Iodyne’s Apple-esque design aesthetic makes for a pretty, fast drive

Well-designed and crafted hardware and software is a thing of beauty, and Iodyne’s Pro Data flash storage device is indeed beautiful.

Mike Shapiro.

It is about the size of a fifteen-inch laptop computer with a solid aluminium case and comes with 24TB or 12TB of NVMe flash capacity. These are connected to the outside world by eight Thunderbolt ports, delivering 5GB/sec of bandwidth through a multi-pathing design. A single port can deliver 3GB/sec and the Thunderbolt multi-pathing is said to be unique.

The case is machined from solid aluminium with curved edges and a subtle and textured dark grey surface finish. The band around the side can be coloured to provide contrast and the grey colour can be varied with a couple of shades. When picked up it has, as CEO and Iodyne co-founder Mike Shapiro told an IT Press Tour, “a substantive feel to it.”

The rear of the upper surface has inset grilles for cooling purposes. The device is slightly over an inch thick, and that seems unexpected until you realise that it runs silently. Yes, it could be made thinner but then high-powered fans would need to be used and they would be noisy.

Iodyne Pro Data case.

The target users are video and photography creative individuals and groups, and they could not countenance noisy fans disrupting the audio environment on a shoot or work in a studio. It supports Apple Mac laptops and desktops – appropriate for the target users – with Windows and Linux support coming.

Rear of Pro Data showing 8 Thunderbolt ports and power socket.

Shapiro said the designers went through about 50 prototypes before settling on the final design, with iteration after iteration attempting to shave millimetres off the motherboard and so reduce its size and thickness. 

The device is designed to be repairable by users and the top panel can be removed by unscrewing fixing screws with a normal screwdriver. This brings the motherboard into view. It is obvious that this too has been designed to look attractive and symmetrical;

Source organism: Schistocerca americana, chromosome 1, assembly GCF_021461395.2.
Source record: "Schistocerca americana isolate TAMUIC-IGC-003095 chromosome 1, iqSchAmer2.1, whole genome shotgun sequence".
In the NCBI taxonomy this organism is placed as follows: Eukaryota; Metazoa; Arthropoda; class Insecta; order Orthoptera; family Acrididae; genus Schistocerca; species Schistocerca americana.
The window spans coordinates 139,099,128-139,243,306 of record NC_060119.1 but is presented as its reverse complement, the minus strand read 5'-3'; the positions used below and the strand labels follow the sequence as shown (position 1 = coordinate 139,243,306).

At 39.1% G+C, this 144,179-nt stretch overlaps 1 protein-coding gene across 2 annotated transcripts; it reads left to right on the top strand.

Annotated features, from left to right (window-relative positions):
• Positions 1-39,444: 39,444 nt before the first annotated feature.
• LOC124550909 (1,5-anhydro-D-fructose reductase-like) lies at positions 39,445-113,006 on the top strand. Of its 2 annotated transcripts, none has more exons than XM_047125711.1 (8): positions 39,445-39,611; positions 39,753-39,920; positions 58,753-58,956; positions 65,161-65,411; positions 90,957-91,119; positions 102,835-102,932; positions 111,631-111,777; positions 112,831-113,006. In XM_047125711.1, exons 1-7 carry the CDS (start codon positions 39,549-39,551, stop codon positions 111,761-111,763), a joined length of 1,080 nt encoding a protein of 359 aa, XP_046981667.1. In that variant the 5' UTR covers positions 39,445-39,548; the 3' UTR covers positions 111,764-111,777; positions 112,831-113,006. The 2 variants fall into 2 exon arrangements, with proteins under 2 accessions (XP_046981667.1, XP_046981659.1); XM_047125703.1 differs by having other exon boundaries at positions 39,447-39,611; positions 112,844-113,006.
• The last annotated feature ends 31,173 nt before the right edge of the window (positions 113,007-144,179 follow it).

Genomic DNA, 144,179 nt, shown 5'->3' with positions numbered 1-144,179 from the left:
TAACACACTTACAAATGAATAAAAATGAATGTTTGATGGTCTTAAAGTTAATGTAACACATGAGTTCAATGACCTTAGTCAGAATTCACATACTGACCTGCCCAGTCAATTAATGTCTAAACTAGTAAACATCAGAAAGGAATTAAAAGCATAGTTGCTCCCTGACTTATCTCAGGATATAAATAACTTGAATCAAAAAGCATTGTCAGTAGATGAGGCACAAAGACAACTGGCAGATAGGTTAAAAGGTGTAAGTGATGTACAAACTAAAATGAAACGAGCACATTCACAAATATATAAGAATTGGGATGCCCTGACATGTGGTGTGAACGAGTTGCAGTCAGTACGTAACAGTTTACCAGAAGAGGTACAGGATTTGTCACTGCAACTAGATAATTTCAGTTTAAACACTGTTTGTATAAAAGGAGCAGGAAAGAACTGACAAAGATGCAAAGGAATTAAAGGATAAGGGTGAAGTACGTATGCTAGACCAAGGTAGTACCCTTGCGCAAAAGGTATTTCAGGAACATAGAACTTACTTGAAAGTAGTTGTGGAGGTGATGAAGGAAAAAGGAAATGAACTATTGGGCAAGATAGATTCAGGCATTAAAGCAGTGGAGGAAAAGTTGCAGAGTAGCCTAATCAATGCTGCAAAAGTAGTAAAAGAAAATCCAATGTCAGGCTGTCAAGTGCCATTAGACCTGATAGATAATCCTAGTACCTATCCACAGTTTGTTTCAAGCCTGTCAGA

The Iodyne people took great care over the circuit board’s colour as well as its layout. In fact an early recruit was a Creative Director, Todd Patrick, who was involved in the product’s look and feel, both for the hardware and its software.

We thought it has an Apple-like aesthetic and Patrick agreed, saying that was intentional. When fully populated with twelve M.2 drives, arranged in two rows of six, the exposed blue motherboard has a T-shape. There are heat sinks on the drives and on other larger components and the height of the fins contributes to the thickness of the device. A certain volume of air is needed inside it for the cooling system to do its silent thing

The intention is that the system could take larger capacity M.2 drives when they appear, with potential 4TB and 8TB drives increasing the Pro Data’s capacity, 

The user interface has a subtle aesthetic to it as well, making it both clear to understand and satisfyingly understated in its design colours and layout. This is a beautifully crafted tool for a creative workgroup or other users, photographers for example, to share and use screamingly fast storage.

The system is consistently fast in use, with benchmark tests from Anandtech and Storage Review showing a high and flat response with no drop off in IO performance over a 30 minute or longer run. One test result, based on sustained 128K sequential writes, compared the Pro Data running RAID 0 or RAID 6 (light purple line on chart above) against Seagate’s FireCuda, Samsung’s X5 and T7 Touch and the LaCie Rugged external flash drives.

The FireCuda (blue line on chart) exhibits a two-stage performance drop-off. The first one happens when the drive’s SLC cache fills up, about two minutes into the run. The second occurs just before the 10-minute point when the drive’s background garbage collection processes become more active and bring its performance level down to the 500MB/sec level.

Samsung’s X5 drive fared even worse, falling off to less than 100MB/sec after the three-minute point. The LaCie Rugged and the T7 Touch also exhibited dramatic drop-offs but Iodyne’s Pro Data was consistently and unvaryingly faster for the 30 minute run – around 1,700MB/sec with RAID 6 switched on and 2,300MB/sec with RAID 0.

This device is not cheap, costing around $3,500 for the 12TB model, but it provides great and dependable speed and looks as good as the Apple gear to which it will be hooked up. Creative people with an eye for good design should take to it in droves.